Published: 2014 by Harlequin
Source: the publisher
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Captivated is a book that contains two novella-length stories: “Letting Go” by Megan Hart and “Seize the Night” by Tiffany Reisz. Reviews of each story are below, but before I jump into them, I have a couple thoughts on the compilation itself. I felt that the stories worked well together, and worked well as one volume. That said, I’m not a fan of the cover, because it hints at a level of kinkiness that isn’t really true to the content of the book. Judging by the publication date, it seems like the publisher was trying to capitalize on the popularity of 50 Shades.
Neither of these stories is particularly deep, but they are good for light escapism. I’ve got a mixed relationship with the romance genre; usually I get frustrated by the characters and feel as if their problems are either petty or entirely of their own creation. I’ve been trying to give romance more of a chance though, and my overall opinion of this collection was positive.
“Letting Go” by Megan Hart
“Letting Go” by Megan Hart describes a woman named Colleen who comes to the bar once a week, orders a whiskey, and doesn’t drink it. One day during a snowstorm, she opens up to Jesse, her usual bartender, and the two begin a whirlwind romance.
One of the things I enjoyed about “Letting Go” is that it featured working-class protagonists. In many romance novels, the characters are super wealthy and don’t seem to have any problems. But in “Letting Go,” Colleen is being financially and emotionally manipulated by her ex-husband. Jesse tends bar and is trying to be a good father, even though he and the mother are no longer together. Both Colleen and Jesse have real problems and real baggage as they begin their relationship, and they take refuge in each other in order to overcome.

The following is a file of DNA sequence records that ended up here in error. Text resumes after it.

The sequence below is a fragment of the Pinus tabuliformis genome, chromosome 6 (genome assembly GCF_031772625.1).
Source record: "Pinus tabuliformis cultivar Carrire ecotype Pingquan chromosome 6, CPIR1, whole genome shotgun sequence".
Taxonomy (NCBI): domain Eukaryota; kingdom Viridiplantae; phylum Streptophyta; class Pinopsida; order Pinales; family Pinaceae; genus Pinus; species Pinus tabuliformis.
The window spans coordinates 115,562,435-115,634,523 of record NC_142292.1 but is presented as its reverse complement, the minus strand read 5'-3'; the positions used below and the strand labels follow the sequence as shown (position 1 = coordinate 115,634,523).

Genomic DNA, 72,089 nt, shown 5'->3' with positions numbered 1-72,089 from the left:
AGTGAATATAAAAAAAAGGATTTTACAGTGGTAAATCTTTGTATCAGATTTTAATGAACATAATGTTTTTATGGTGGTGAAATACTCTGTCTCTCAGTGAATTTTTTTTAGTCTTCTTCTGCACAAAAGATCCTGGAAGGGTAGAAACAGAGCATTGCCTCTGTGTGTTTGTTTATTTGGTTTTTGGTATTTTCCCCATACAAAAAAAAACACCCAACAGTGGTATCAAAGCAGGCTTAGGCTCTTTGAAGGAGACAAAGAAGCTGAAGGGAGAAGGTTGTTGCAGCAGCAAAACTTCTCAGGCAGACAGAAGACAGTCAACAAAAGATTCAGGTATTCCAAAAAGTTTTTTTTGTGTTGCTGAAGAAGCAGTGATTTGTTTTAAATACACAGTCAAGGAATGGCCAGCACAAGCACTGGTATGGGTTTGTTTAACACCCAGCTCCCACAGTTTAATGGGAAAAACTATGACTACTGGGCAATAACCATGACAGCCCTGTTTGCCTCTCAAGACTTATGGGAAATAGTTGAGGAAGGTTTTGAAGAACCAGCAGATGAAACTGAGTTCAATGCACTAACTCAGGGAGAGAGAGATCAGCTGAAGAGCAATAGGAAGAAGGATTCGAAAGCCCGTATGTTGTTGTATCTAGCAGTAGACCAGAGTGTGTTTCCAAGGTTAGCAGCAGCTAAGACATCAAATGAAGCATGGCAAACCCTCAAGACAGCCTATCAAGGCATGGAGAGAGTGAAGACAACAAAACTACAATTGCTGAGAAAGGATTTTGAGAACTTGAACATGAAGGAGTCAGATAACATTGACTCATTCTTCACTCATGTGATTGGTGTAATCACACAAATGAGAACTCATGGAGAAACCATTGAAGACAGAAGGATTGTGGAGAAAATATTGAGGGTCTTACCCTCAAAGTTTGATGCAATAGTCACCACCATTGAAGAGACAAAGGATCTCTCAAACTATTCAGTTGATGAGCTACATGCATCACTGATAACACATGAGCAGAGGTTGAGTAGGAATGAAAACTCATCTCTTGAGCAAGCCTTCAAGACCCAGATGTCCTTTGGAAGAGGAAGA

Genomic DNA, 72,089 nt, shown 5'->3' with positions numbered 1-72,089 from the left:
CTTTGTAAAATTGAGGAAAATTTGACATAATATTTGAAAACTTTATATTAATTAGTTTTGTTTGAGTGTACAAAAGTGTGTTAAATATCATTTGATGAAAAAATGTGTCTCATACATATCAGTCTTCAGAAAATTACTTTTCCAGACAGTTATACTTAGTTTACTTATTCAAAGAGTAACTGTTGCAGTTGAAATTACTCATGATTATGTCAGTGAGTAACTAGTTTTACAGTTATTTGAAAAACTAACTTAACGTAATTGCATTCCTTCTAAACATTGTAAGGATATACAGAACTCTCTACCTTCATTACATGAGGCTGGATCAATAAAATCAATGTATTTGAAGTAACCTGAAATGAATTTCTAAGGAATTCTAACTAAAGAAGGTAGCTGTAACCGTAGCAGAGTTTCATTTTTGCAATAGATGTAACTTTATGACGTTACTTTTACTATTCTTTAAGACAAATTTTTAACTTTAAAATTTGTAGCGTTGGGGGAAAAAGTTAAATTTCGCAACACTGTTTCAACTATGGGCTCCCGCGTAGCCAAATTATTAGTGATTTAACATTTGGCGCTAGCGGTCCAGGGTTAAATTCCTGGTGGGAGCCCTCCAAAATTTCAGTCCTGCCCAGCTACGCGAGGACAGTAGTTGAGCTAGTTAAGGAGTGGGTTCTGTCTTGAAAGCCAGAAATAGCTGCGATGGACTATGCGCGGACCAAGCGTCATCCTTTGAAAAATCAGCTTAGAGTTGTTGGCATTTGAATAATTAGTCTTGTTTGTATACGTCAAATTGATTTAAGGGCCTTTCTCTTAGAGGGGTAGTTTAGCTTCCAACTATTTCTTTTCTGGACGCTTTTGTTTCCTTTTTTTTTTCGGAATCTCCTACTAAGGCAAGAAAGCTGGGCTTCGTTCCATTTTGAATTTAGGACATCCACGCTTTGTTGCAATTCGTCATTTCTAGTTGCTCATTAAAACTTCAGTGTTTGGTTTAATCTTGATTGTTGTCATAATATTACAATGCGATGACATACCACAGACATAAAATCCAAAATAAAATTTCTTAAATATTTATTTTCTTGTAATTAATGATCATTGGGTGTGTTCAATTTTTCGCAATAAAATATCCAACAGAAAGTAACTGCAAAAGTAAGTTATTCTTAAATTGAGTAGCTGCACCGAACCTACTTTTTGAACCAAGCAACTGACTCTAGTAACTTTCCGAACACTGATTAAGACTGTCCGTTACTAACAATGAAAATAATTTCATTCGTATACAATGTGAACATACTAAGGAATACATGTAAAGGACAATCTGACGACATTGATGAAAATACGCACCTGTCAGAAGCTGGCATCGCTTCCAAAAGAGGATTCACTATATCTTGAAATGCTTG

Despite liking the premise of the story, I found that Colleen was an unbelievable character. She seems contrived, and like she should have been edited down to someone who seems a bit more normal. As a fan of whiskey myself, I know that that shit’s expensive, and there’s no point in ordering one every night if you’re not going to drink it. If Colleen had a slightly different (and less weird) routine, she would have seemed more authentic.
“Seize the Night” by Tiffany Reisz
“Seize the Night” by Tiffany Reisz is a retelling of Shakespeare’s Romeo & Juliet, but with Kentucky horse families and a much happier ending. Several years ago, Remi and Julien were having a romantic tryst at a party. Unfortunately, their parents walked in on them, and all hell broke loose. Julien got in trouble and disappeared from the public eye, and the two families began feuding. But then Remi notices that something seems strange, and that the two sets of parents seem to be colluding over rigged horse races. Full of anger, she decides to track down Julien, and the two of them fix the mess their parents created while picking up where they left off before they were so rudely interrupted.
This was a cute story, and I enjoyed that it had a happily-ever-after ending despite the original source material. It was a fun play on a familiar story, and as usual, I was impressed with Tiffany Reisz’s writing and characters.